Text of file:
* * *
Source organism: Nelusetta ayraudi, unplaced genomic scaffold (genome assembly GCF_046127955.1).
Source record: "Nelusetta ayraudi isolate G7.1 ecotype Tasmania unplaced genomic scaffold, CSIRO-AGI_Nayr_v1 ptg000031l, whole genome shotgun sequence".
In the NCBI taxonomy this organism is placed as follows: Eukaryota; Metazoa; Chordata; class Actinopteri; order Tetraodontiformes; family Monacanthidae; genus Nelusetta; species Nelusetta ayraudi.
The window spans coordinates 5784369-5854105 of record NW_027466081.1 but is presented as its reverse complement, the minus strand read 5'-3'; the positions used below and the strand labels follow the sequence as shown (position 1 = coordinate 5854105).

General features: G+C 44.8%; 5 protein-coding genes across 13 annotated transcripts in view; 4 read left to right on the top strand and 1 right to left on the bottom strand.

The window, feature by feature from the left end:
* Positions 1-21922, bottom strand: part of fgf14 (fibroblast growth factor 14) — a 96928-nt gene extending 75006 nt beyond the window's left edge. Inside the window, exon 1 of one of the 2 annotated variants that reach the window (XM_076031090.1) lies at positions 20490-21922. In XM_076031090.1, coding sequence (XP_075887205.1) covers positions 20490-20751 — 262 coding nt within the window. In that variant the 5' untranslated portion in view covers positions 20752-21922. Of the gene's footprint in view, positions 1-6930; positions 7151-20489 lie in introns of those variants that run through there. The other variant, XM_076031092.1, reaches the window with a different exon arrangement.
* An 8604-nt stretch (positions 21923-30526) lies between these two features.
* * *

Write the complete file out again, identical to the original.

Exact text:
Source organism: Nelusetta ayraudi, unplaced genomic scaffold (genome assembly GCF_046127955.1).
Source record: "Nelusetta ayraudi isolate G7.1 ecotype Tasmania unplaced genomic scaffold, CSIRO-AGI_Nayr_v1 ptg000031l, whole genome shotgun sequence".
In the NCBI taxonomy this organism is placed as follows: Eukaryota; Metazoa; Chordata; class Actinopteri; order Tetraodontiformes; family Monacanthidae; genus Nelusetta; species Nelusetta ayraudi.
The window spans coordinates 5784369-5854105 of record NW_027466081.1 but is presented as its reverse complement, the minus strand read 5'-3'; the positions used below and the strand labels follow the sequence as shown (position 1 = coordinate 5854105).

General features: G+C 44.8%; 5 protein-coding genes across 13 annotated transcripts in view; 4 read left to right on the top strand and 1 right to left on the bottom strand.

The window, feature by feature from the left end:
* Positions 1-21922, bottom strand: part of fgf14 (fibroblast growth factor 14) — a 96928-nt gene extending 75006 nt beyond the window's left edge. Inside the window, exon 1 of one of the 2 annotated variants that reach the window (XM_076031090.1) lies at positions 20490-21922. In XM_076031090.1, coding sequence (XP_075887205.1) covers positions 20490-20751 — 262 coding nt within the window. In that variant the 5' untranslated portion in view covers positions 20752-21922. Of the gene's footprint in view, positions 1-6930; positions 7151-20489 lie in introns of those variants that run through there. The other variant, XM_076031092.1, reaches the window with a different exon arrangement.
* An 8604-nt stretch (positions 21923-30526) lies between these two features.